Conflicting Stories

There are conflicting stories this morning in the continuing saga of Malaysian Airlines Flight 370. Last night the Wall Street Journal reported that the area within which the craft might be found had actually expanded:

U.S. investigators suspect that Malaysia Airlines Flight 370 stayed in the air for about four hours past the time it reached its last confirmed location, according to two people familiar with the details, raising the possibility that the plane could have flown on for hundreds of additional miles under conditions that remain murky.

Aviation investigators and national security officials believe the plane flew for a total of five hours, based on data automatically downloaded and sent to the ground from the Boeing Co. 777’s engines as part of a routine maintenance and monitoring program.

A flying time of an additional four hours would place the plane anywhere in South Asia, South-East Asia, and a good chunk of the Pacific, as illustrated by the map above.

But Malaysian authorities have denied that report. Sort of:

(CNN) — Yet another conflicting storyline emerged overnight in the perplexing disappearance of Malaysia Airlines Flight 370 nearly six days ago.

After search crews failed to find any trace of debris suggested by Chinese satellite photographs, Malaysian officials on Thursday denied a newspaper report that suggested the plane may have kept flying for four hours after its last reported contact.

The officials acknowledged the search for the jetliner, which disappeared early Saturday, is becoming harder and harder.

The report from The Wall Street Journal said U.S. aviation investigators and national security officials were basing their belief that the missing plane kept flying on data automatically transmitted to the ground from the passenger jet’s engines.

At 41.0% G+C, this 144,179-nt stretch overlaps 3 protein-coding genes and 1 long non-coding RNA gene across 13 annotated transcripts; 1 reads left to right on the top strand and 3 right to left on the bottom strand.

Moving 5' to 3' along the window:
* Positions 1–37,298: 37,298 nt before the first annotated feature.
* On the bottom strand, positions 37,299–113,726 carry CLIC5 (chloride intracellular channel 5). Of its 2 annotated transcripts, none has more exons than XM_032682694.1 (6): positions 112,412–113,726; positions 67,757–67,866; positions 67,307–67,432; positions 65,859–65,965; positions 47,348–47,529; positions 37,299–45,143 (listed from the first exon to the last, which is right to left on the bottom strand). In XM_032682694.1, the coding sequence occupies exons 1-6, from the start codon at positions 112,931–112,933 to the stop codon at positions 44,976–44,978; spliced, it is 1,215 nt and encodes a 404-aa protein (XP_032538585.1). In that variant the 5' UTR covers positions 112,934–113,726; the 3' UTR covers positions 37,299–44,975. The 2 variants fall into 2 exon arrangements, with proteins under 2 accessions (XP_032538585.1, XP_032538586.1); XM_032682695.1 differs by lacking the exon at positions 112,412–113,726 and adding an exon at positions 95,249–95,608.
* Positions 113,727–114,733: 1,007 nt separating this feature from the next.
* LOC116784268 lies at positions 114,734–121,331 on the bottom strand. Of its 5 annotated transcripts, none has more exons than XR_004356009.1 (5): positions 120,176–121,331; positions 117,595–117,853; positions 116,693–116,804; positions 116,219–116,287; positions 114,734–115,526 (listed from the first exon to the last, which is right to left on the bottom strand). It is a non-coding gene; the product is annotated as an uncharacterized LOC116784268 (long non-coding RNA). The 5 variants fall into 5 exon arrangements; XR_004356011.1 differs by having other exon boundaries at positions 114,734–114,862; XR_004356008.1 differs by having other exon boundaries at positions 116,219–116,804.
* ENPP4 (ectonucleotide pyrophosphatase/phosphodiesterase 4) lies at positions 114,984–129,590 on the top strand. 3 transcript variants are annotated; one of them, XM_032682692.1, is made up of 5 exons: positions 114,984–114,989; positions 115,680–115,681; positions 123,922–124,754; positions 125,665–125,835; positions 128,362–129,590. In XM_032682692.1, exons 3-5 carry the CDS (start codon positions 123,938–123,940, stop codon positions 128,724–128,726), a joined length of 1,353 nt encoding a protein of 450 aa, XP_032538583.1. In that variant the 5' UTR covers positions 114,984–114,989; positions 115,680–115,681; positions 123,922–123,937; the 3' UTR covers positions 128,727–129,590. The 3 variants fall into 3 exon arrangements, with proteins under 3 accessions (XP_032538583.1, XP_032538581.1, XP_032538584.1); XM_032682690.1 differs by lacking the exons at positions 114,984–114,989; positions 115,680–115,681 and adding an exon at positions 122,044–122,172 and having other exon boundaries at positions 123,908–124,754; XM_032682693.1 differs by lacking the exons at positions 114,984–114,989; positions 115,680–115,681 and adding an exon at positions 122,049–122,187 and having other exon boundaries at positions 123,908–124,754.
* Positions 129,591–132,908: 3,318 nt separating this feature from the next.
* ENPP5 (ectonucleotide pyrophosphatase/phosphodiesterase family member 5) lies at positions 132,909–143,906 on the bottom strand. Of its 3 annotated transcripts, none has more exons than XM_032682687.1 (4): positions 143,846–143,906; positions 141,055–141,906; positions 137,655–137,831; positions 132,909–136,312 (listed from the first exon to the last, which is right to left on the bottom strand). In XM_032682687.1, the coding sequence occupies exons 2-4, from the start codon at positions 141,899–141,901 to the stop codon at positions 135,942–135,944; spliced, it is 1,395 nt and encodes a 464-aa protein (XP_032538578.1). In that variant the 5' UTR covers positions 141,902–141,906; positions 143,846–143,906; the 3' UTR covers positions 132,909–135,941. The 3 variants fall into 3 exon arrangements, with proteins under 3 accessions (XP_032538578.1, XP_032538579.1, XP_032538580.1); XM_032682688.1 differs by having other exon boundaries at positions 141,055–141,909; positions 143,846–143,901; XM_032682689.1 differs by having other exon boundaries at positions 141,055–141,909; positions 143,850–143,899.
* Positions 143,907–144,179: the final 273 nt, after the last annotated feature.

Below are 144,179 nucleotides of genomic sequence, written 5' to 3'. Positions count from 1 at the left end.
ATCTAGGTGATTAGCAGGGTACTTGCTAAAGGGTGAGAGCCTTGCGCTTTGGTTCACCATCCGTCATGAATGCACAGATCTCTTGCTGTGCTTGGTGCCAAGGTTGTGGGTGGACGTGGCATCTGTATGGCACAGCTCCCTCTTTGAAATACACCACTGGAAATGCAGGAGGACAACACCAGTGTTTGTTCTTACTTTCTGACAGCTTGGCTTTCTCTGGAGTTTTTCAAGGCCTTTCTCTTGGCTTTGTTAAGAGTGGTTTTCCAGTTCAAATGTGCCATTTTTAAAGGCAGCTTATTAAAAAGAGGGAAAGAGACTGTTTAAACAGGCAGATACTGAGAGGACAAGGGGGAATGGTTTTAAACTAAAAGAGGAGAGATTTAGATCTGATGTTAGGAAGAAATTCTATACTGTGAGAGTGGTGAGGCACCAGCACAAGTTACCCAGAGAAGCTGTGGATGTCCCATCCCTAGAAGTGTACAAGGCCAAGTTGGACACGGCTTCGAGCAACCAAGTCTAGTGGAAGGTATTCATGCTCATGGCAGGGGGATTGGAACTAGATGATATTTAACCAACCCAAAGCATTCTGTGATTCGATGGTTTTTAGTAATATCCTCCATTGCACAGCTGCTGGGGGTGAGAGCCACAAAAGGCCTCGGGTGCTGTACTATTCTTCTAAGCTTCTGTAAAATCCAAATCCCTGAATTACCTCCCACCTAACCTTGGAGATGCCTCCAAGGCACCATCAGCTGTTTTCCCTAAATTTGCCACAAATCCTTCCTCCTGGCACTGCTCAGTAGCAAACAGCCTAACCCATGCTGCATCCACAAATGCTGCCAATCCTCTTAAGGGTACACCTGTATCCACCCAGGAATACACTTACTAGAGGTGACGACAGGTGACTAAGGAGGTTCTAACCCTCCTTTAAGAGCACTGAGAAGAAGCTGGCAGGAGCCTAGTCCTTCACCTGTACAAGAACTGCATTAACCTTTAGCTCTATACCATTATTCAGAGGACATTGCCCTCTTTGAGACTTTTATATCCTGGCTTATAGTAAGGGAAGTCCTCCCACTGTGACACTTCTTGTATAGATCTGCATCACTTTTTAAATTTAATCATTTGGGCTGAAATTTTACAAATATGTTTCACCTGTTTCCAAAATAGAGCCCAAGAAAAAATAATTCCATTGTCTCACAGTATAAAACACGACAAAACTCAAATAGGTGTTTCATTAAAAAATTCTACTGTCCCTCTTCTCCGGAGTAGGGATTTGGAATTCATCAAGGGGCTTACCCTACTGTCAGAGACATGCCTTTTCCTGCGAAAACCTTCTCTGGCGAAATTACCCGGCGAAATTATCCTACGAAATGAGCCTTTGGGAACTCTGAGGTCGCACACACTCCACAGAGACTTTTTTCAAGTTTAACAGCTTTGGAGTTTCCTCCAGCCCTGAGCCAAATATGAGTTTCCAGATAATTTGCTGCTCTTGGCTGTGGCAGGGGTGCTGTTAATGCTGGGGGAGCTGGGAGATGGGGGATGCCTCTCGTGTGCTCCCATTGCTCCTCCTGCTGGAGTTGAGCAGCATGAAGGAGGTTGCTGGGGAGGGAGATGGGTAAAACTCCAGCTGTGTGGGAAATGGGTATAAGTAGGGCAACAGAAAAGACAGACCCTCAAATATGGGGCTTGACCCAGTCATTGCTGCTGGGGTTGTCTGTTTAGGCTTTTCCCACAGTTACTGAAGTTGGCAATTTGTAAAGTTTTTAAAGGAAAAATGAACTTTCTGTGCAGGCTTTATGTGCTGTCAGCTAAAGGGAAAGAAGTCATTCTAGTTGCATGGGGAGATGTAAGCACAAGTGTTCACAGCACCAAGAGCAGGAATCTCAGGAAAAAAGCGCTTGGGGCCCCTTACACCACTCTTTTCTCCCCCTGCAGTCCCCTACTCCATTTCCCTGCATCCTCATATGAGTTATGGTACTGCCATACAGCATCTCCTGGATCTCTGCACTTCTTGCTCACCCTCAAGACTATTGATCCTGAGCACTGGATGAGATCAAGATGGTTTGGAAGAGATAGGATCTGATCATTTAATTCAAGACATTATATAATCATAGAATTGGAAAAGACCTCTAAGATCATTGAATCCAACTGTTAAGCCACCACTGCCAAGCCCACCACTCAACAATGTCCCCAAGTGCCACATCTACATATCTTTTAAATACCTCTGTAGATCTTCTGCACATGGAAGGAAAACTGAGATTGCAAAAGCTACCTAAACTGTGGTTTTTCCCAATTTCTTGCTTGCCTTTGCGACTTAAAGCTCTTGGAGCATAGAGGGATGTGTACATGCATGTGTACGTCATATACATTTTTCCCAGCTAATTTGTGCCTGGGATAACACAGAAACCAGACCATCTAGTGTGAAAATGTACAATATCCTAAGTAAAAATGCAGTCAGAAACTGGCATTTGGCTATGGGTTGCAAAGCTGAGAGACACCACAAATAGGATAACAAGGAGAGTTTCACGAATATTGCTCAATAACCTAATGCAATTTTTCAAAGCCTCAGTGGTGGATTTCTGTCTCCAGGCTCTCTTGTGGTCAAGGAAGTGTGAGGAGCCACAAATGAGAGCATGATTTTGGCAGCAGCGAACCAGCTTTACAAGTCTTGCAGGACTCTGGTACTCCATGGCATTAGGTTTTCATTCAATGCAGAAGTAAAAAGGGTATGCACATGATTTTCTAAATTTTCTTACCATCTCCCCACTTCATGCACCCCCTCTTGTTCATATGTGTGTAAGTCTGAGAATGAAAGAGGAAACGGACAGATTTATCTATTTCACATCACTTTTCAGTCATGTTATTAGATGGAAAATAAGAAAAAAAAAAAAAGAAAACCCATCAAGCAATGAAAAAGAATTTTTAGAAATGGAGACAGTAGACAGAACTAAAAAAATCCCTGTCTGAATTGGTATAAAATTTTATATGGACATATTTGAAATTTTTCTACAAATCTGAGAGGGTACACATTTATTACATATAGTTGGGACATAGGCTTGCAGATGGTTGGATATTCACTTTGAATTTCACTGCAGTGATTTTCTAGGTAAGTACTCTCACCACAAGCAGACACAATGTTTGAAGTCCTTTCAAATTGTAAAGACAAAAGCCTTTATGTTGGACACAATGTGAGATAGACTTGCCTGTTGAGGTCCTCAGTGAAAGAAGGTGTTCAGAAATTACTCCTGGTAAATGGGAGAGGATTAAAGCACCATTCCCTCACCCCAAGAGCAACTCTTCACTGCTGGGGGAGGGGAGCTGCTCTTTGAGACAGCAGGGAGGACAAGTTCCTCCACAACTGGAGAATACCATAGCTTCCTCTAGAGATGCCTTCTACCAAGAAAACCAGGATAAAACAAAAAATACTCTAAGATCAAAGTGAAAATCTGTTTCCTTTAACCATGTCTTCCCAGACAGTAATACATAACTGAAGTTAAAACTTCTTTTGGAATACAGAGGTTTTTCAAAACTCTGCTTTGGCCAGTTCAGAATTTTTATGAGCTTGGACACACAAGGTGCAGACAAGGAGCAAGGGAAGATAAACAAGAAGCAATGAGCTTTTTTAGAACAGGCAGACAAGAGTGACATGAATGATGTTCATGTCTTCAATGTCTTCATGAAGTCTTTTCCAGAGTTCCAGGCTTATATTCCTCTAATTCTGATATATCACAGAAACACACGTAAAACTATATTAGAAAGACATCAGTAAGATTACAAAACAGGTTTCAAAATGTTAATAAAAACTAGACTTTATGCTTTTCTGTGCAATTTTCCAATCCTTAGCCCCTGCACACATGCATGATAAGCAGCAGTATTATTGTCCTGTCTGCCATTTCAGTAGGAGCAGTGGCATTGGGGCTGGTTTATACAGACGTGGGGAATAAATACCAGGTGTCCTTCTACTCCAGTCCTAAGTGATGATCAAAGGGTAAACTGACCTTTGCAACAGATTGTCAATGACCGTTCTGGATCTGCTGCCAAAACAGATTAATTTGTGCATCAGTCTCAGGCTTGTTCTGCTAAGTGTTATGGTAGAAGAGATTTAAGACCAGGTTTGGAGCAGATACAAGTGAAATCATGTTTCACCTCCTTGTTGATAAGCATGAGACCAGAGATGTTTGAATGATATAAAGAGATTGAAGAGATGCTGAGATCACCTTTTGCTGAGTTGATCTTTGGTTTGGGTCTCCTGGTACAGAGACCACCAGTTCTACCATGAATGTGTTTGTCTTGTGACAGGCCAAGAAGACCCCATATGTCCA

But Malaysia’s acting Transportation Minister Hishammuddin Hussein said at a news conference that the report, citing unidentified people familiar with the matter, was “inaccurate.”

The precise wording could be significant. There’s quite a bit of distance between “inaccurate” and “flat-out wrong”. Inaccurate covers everything from flat-out wrong to wrong by twenty minutes, AKA substantively correct.

This story is something of a cause célèbre in China, understandably so since the passengers of the flight were mostly Chinese:

BEIJING, March 13 (Xinhua) — As myriad information fuels surging anxiety among the family members of passengers on board the missing Malaysian flight, experts have become concerned about their mental well-being.

Despite the airline advising passengers’ families to “prepare for the worst result,” it will surely be hard for many of them, awash with helplessness and despair, to let go of hopes for the survival of their loved ones.

Flight MH370, an Malaysia Airlines plane, has been missing for more than five days since contact with it was lost early on Saturday.

It was flying over the Ho Chi Minh air traffic control area in Vietnam and carrying 227 passengers, including 154 Chinese.

Experts worry that the spreading negative emotions will take a heavy toll on the emotional well-being of the family members, who have been provided with no professional counseling thus far.

Fang Xin, director of the psychological counseling center with Peking University, said that the daily drip-drip of information, be it true or false, will inevitably cause mood swings among the family members and increase their levels of discomfort.

“The unknown fate of the passengers will have generated severe insecurities and anxiety in them,” Fang said.

Xin Hua has dozens of stories connected with the fate of the flight. I just selected one human interest story to give you some idea of the coverage.

If the WSJ story is true, it seems to me that increases the likelihood of hijacking as the cause of the disappearance.

I’ve got to admit I’m surprised that in this day and age commercial aircraft wander around with nobody really sure whether they’re in the air or not or where they’re going.

2 comments… add one
  • jan

    The theories widen with the area being searched. They’re now talking about alien abduction.

  • ...

    I was surprised (though I shouldn’t have been) that Rolls Royce monitors their engines in real time. And all that data streaming around makes me wonder if someone can hijack a plane remotely.

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